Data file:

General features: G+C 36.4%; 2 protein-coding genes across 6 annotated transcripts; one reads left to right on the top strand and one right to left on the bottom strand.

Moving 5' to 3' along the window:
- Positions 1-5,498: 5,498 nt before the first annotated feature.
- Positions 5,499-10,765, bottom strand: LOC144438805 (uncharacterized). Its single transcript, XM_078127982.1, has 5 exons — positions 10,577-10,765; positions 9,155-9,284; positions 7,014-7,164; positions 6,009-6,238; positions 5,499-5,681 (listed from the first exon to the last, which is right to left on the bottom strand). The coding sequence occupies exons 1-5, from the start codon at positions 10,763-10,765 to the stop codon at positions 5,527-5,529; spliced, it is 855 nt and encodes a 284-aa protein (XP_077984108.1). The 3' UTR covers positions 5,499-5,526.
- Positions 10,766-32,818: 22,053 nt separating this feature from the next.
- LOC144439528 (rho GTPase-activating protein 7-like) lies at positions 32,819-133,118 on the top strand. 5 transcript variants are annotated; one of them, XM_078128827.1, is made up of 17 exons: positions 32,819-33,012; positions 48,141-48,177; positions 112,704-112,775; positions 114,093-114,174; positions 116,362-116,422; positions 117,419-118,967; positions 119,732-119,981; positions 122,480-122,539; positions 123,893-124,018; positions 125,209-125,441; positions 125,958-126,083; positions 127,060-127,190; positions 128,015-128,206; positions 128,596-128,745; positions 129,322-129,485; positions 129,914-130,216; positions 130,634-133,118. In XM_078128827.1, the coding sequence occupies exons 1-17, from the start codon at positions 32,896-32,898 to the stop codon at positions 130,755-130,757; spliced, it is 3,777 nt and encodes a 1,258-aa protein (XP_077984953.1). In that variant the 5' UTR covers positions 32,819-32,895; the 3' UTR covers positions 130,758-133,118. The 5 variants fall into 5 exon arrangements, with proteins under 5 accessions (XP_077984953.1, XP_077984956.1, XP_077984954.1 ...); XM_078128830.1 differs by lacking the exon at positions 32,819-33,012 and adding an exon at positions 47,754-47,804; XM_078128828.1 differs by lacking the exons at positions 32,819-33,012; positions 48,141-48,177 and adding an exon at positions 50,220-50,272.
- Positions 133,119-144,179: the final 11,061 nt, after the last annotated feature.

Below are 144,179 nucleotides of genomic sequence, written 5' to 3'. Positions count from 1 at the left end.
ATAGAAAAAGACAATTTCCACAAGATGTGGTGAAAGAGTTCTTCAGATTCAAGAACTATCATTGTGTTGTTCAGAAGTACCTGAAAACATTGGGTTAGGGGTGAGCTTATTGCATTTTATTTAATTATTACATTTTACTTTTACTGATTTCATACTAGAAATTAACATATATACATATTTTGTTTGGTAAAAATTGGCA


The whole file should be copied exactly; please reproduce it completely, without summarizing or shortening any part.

General features: G+C 36.4%; 2 protein-coding genes across 6 annotated transcripts; one reads left to right on the top strand and one right to left on the bottom strand.

Moving 5' to 3' along the window:
- Positions 1-5,498: 5,498 nt before the first annotated feature.
- Positions 5,499-10,765, bottom strand: LOC144438805 (uncharacterized). Its single transcript, XM_078127982.1, has 5 exons — positions 10,577-10,765; positions 9,155-9,284; positions 7,014-7,164; positions 6,009-6,238; positions 5,499-5,681 (listed from the first exon to the last, which is right to left on the bottom strand). The coding sequence occupies exons 1-5, from the start codon at positions 10,763-10,765 to the stop codon at positions 5,527-5,529; spliced, it is 855 nt and encodes a 284-aa protein (XP_077984108.1). The 3' UTR covers positions 5,499-5,526.
- Positions 10,766-32,818: 22,053 nt separating this feature from the next.
- LOC144439528 (rho GTPase-activating protein 7-like) lies at positions 32,819-133,118 on the top strand. 5 transcript variants are annotated; one of them, XM_078128827.1, is made up of 17 exons: positions 32,819-33,012; positions 48,141-48,177; positions 112,704-112,775; positions 114,093-114,174; positions 116,362-116,422; positions 117,419-118,967; positions 119,732-119,981; positions 122,480-122,539; positions 123,893-124,018; positions 125,209-125,441; positions 125,958-126,083; positions 127,060-127,190; positions 128,015-128,206; positions 128,596-128,745; positions 129,322-129,485; positions 129,914-130,216; positions 130,634-133,118. In XM_078128827.1, the coding sequence occupies exons 1-17, from the start codon at positions 32,896-32,898 to the stop codon at positions 130,755-130,757; spliced, it is 3,777 nt and encodes a 1,258-aa protein (XP_077984953.1). In that variant the 5' UTR covers positions 32,819-32,895; the 3' UTR covers positions 130,758-133,118. The 5 variants fall into 5 exon arrangements, with proteins under 5 accessions (XP_077984953.1, XP_077984956.1, XP_077984954.1 ...); XM_078128830.1 differs by lacking the exon at positions 32,819-33,012 and adding an exon at positions 47,754-47,804; XM_078128828.1 differs by lacking the exons at positions 32,819-33,012; positions 48,141-48,177 and adding an exon at positions 50,220-50,272.
- Positions 133,119-144,179: the final 11,061 nt, after the last annotated feature.

Below are 144,179 nucleotides of genomic sequence, written 5' to 3'. Positions count from 1 at the left end.
ATAGAAAAAGACAATTTCCACAAGATGTGGTGAAAGAGTTCTTCAGATTCAAGAACTATCATTGTGTTGTTCAGAAGTACCTGAAAACATTGGGTTAGGGGTGAGCTTATTGCATTTTATTTAATTATTACATTTTACTTTTACTGATTTCATACTAGAAATTAACATATATACATATTTTGTTTGGTAAAAATTGGCA